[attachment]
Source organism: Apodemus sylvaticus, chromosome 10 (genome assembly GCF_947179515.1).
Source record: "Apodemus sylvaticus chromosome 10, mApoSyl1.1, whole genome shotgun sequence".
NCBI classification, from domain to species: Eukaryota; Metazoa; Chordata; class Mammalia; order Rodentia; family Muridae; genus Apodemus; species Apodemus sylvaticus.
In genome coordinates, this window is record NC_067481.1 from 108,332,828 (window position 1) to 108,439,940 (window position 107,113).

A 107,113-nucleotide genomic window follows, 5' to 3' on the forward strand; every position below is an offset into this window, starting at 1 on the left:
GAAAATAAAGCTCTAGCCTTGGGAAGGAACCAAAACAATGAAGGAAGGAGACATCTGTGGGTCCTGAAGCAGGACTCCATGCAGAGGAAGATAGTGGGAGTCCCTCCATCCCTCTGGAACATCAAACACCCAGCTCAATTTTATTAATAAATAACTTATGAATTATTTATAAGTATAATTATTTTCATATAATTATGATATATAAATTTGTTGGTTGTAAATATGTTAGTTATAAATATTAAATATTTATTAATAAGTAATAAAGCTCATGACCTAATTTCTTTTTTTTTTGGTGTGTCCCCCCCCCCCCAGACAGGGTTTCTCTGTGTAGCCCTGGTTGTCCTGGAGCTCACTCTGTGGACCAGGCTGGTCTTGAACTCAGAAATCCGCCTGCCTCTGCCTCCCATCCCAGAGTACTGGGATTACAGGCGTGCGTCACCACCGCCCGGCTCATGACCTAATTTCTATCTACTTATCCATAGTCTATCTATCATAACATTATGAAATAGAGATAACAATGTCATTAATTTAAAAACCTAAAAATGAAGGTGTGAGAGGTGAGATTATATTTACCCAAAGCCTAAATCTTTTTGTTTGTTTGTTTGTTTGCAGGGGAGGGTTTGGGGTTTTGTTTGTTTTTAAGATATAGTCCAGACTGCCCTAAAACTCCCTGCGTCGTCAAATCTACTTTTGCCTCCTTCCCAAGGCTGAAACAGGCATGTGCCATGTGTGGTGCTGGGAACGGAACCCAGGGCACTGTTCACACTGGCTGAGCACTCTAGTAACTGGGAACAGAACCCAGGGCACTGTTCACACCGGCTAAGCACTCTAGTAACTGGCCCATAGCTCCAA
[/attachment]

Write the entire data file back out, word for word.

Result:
Source organism: Apodemus sylvaticus, chromosome 10 (genome assembly GCF_947179515.1).
Source record: "Apodemus sylvaticus chromosome 10, mApoSyl1.1, whole genome shotgun sequence".
NCBI classification, from domain to species: Eukaryota; Metazoa; Chordata; class Mammalia; order Rodentia; family Muridae; genus Apodemus; species Apodemus sylvaticus.
In genome coordinates, this window is record NC_067481.1 from 108,332,828 (window position 1) to 108,439,940 (window position 107,113).

A 107,113-nucleotide genomic window follows, 5' to 3' on the forward strand; every position below is an offset into this window, starting at 1 on the left:
GAAAATAAAGCTCTAGCCTTGGGAAGGAACCAAAACAATGAAGGAAGGAGACATCTGTGGGTCCTGAAGCAGGACTCCATGCAGAGGAAGATAGTGGGAGTCCCTCCATCCCTCTGGAACATCAAACACCCAGCTCAATTTTATTAATAAATAACTTATGAATTATTTATAAGTATAATTATTTTCATATAATTATGATATATAAATTTGTTGGTTGTAAATATGTTAGTTATAAATATTAAATATTTATTAATAAGTAATAAAGCTCATGACCTAATTTCTTTTTTTTTTGGTGTGTCCCCCCCCCCCCAGACAGGGTTTCTCTGTGTAGCCCTGGTTGTCCTGGAGCTCACTCTGTGGACCAGGCTGGTCTTGAACTCAGAAATCCGCCTGCCTCTGCCTCCCATCCCAGAGTACTGGGATTACAGGCGTGCGTCACCACCGCCCGGCTCATGACCTAATTTCTATCTACTTATCCATAGTCTATCTATCATAACATTATGAAATAGAGATAACAATGTCATTAATTTAAAAACCTAAAAATGAAGGTGTGAGAGGTGAGATTATATTTACCCAAAGCCTAAATCTTTTTGTTTGTTTGTTTGTTTGCAGGGGAGGGTTTGGGGTTTTGTTTGTTTTTAAGATATAGTCCAGACTGCCCTAAAACTCCCTGCGTCGTCAAATCTACTTTTGCCTCCTTCCCAAGGCTGAAACAGGCATGTGCCATGTGTGGTGCTGGGAACGGAACCCAGGGCACTGTTCACACTGGCTGAGCACTCTAGTAACTGGGAACAGAACCCAGGGCACTGTTCACACCGGCTAAGCACTCTAGTAACTGGCCCATAGCTCCAA